5 Powerful Hacks to Immediately Improve Your Presentations
“It takes one hour of preparation for each minute of presentation time.”
- Wayne Burgraff
Note: This guest post was written by personal development blogger Scott Young. You can check out his website here.
Communication is a skill. That means if you want to blow the interviewer away, knock them out with your slide show or have them cheering after your speech you need to practice. Unfortunately since formal presentations, interviews and speeches are often an infrequent occurrence, you can’t become a master overnight.
But even in my own limited speaking I’ve discovered a couple hacks that can be used to improve your communication right away. They can work immediately to give you an edge in an upcoming event.
Hack #1: Rephrase Questions
When you get asked a question, spend a few seconds to rephrase the question. If you are giving a speech to an audience this has the first benefit of clearly stating the audience members question for everyone to hear. But the hidden benefit of doing this is that it gives you a few extra seconds to prepare a response.
Polished professional speakers and interview veterans can prepare for common questions in advance with a great reply. But if you don’t have the experience or a question throws you off balance, you can maintain composure by rephrasing the question. To everyone it looks as if you immediately knew an eloquent response, but in reality you were given a few seconds to process a response.
Hack #2: Pause, Don’t Trip
When you are nervous, everything gets magnified. During an interview, speech or presentation forgetting what you intended to say or losing your flow of speech can be terrifying. When this happens remember to stop and take a deep breath. This pause feels incredibly unnatural for the speaker, but it is usually barely noticed by the audience.
Pausing is far better than tripping over your words and making incoherent sentences. Most people end up speaking too fast when they feel nervous, so intentionally slowing down and taking time to pause can prevent tripping over your words which is a lot more noticeable.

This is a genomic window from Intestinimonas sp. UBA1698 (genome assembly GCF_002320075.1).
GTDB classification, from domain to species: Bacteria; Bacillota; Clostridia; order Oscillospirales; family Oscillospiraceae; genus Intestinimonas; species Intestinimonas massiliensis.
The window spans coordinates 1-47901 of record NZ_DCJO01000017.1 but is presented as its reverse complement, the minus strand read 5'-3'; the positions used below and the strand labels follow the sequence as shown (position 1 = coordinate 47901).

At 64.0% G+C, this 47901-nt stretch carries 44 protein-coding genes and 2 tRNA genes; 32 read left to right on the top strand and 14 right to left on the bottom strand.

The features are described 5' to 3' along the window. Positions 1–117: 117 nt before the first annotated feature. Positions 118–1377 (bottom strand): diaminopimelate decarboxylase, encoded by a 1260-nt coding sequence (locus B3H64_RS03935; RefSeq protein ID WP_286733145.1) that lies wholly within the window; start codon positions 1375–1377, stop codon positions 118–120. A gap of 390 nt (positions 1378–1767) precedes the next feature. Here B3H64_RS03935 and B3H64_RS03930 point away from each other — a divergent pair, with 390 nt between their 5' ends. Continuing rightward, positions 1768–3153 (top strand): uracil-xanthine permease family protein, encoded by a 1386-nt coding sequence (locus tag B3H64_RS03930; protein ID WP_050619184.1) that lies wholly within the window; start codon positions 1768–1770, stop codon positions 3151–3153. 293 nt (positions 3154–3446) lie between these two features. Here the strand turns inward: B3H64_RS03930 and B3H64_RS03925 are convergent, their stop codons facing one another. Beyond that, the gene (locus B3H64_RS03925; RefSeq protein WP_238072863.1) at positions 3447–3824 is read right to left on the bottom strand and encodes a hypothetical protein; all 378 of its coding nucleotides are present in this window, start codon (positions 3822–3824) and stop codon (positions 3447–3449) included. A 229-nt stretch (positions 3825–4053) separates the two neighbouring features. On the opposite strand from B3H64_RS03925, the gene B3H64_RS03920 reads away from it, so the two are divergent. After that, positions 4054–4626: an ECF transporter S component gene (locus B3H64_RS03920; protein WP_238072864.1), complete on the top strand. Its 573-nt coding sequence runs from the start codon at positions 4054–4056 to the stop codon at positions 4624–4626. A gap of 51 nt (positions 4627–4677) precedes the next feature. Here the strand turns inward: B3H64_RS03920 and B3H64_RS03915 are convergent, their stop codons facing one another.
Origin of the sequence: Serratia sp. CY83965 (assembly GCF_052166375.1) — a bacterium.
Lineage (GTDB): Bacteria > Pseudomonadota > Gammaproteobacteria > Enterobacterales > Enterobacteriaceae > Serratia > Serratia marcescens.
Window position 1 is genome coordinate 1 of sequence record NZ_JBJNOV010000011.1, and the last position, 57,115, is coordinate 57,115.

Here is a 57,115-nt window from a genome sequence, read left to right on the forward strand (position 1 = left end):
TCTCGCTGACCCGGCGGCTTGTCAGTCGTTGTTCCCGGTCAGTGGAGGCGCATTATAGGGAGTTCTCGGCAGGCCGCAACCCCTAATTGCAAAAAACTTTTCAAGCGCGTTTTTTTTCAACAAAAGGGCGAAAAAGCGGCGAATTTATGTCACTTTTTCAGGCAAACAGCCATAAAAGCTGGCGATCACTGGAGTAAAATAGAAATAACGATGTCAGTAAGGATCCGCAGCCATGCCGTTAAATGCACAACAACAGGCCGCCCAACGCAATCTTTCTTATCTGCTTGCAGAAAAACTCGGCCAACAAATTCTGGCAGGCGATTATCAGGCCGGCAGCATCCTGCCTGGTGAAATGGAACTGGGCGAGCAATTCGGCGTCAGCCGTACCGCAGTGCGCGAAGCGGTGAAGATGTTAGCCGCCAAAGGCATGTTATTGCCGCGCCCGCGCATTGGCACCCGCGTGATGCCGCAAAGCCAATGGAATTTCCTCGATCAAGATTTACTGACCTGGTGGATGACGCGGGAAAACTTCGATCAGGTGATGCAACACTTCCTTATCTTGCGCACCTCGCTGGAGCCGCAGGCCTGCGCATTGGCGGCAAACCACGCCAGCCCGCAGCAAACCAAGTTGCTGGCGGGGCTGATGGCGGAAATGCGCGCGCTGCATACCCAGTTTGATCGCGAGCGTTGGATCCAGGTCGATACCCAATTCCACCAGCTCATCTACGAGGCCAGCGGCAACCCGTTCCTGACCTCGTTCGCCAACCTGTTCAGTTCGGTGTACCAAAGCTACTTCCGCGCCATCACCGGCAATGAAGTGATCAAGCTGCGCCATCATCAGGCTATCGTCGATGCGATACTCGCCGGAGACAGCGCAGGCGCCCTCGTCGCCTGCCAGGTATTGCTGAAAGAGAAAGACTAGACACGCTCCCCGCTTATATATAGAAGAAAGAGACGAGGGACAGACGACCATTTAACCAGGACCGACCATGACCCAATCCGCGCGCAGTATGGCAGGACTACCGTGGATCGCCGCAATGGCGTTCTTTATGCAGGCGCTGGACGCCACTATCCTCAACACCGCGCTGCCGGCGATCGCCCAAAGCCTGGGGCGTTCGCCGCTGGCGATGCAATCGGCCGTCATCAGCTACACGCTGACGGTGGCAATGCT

Hack #3: Write Out the Tricky Parts
If you have to talk for over five or ten minutes, it can be difficult and incredibly time-consuming to prepare every single word of your speech and memorize it. Many professional speakers instead choose to just write major topic headings so they understand the structure but can deliver the speech naturally.
When you get a chance to practice your presentation, notice points where you trip up. These are usually the same points you will have trouble with when presenting. Write out those few sentences word for word before presenting. The easy parts of your speech will continue to flow and you can be thoroughly prepared to handle the harder parts.
Hack #4: Watch Your Apologies
Never apologize when the goal of that apology is to soften the criticism of the audience. Some speakers apologize for appearing nervous when giving a speech. The truth is most the people in the audience wouldn’t have realized the speaker was nervous until he apologized for it. Apologizing from where you lack confidence only draws more attention to your weaknesses and detracts from your performance.
Apologies for legitimate errors are acceptable, but apologies designed to elicit sympathy won’t help your performance.
Hack #5: Don’t Distract With Powerpoint
Powerpoint presentations are very popular among presenters. But remember that as a speaker you want the focus to be on you. Slides should enhance your presentation, not form a backup. If I can get all the information I need out of your slides, why should I pay attention to you?
If you watch any presentations done by hugely successful speaker and marketer Seth Godin, you quickly notice how many of his slides are nothing more than a single image or word. These slides enhance the message he is trying to convey but they don’t steal the spotlight since they don’t contain enough information to distract.
If you are going to be doing a lot of presentations, interviews or formal communications in your work or life, I’d suggest joining Toastmasters. A non-profit organization dedicated to improving communication skills they can give you practice. But if you are concerned about an approaching presentation you’ll just have to hack it.
About Scott Young:
Scott Young is a productivity and improvement blogger. You can check out his blog here, and you can subscribe to his feed (updated 5-7x per week with posts similar to this one). Some of his most popular articles include Habitual Mastery, Double Your Reading Rate and How to Ace Your Finals Without Studying.
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